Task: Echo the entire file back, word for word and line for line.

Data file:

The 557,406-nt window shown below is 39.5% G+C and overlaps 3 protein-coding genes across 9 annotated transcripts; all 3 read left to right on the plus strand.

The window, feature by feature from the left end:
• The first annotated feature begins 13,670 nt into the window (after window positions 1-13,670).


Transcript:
The 557,406-nt window shown below is 39.5% G+C and overlaps 3 protein-coding genes across 9 annotated transcripts; all 3 read left to right on the plus strand.

The window, feature by feature from the left end:
• The first annotated feature begins 13,670 nt into the window (after window positions 1-13,670).